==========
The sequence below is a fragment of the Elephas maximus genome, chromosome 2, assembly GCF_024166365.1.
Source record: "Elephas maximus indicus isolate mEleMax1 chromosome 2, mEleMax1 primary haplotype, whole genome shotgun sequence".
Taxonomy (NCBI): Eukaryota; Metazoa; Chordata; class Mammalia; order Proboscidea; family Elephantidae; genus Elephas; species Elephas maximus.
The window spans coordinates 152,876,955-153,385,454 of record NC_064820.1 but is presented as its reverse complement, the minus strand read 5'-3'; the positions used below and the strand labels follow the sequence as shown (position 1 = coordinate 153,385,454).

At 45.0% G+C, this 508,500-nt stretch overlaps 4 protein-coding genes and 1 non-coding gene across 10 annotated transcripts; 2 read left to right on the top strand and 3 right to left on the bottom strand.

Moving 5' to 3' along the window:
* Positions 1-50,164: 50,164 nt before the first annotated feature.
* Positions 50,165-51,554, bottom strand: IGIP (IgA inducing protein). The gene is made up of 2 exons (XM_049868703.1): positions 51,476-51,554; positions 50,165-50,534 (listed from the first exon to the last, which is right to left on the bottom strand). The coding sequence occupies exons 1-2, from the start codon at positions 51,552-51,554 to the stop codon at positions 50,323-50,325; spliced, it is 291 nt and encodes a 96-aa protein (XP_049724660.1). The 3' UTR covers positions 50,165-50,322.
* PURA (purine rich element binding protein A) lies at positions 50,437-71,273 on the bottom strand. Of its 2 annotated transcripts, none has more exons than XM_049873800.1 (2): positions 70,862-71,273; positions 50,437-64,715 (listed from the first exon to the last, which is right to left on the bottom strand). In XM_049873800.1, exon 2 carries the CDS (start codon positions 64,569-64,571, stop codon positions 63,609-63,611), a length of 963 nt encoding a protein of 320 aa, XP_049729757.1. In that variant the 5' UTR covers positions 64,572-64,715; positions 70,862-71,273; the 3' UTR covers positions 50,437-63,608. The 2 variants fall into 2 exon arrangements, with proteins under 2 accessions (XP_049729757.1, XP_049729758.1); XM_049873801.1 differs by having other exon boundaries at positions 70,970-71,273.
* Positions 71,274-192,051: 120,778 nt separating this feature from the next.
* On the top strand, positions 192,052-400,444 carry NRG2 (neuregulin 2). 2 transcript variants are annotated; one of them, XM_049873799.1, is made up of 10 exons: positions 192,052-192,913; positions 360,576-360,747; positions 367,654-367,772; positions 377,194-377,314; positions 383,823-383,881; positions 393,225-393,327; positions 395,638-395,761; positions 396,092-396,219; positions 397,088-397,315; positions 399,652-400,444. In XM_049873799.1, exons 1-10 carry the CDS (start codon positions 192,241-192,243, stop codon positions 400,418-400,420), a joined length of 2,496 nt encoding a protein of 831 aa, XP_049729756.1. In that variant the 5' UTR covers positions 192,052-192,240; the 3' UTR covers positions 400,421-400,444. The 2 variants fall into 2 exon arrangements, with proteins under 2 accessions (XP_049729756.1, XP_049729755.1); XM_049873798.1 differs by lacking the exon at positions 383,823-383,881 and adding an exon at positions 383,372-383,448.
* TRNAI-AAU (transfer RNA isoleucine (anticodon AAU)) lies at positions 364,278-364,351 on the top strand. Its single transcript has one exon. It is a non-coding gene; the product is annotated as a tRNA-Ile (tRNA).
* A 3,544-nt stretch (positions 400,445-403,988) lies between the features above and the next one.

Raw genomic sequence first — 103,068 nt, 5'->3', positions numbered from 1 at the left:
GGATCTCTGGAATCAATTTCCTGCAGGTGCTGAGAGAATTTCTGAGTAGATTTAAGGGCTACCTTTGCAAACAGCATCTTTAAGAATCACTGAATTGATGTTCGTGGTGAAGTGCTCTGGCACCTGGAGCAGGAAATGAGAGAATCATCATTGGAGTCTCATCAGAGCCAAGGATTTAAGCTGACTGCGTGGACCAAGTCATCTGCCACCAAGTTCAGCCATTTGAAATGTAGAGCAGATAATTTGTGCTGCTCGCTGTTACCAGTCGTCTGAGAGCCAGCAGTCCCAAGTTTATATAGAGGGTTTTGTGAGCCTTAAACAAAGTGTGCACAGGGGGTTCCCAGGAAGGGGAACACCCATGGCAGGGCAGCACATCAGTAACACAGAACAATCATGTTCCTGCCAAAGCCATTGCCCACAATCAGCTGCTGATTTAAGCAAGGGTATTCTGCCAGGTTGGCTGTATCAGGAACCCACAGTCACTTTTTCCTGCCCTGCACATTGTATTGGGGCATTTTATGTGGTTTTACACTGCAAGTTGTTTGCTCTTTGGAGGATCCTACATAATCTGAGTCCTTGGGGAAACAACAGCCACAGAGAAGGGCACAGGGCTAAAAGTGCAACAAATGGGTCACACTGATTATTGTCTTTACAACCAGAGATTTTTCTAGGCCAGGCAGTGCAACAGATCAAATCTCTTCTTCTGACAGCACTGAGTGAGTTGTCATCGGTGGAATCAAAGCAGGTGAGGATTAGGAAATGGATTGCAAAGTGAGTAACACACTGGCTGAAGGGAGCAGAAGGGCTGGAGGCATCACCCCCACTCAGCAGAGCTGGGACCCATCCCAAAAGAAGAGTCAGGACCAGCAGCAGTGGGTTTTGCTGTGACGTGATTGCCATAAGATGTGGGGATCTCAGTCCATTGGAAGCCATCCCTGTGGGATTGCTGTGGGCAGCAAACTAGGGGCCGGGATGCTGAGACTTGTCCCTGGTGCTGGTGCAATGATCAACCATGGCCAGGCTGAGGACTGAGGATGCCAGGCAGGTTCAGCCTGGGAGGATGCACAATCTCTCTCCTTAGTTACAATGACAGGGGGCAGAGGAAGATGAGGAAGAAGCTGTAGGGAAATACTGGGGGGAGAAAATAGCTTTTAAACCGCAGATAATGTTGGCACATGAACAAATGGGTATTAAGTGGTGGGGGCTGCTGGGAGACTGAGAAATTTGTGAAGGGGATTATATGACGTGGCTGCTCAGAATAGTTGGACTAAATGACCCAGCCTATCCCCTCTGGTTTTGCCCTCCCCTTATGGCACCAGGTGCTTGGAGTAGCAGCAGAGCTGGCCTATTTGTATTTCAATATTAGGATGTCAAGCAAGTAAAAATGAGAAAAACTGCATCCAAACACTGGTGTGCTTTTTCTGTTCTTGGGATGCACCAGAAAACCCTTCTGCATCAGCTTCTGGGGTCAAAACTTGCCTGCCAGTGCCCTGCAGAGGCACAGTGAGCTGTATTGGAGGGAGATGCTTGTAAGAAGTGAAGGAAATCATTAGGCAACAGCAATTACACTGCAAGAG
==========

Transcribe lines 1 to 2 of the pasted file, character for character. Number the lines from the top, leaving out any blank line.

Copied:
The sequence below is a fragment of the Elephas maximus genome, chromosome 2, assembly GCF_024166365.1.
Source record: "Elephas maximus indicus isolate mEleMax1 chromosome 2, mEleMax1 primary haplotype, whole genome shotgun sequence".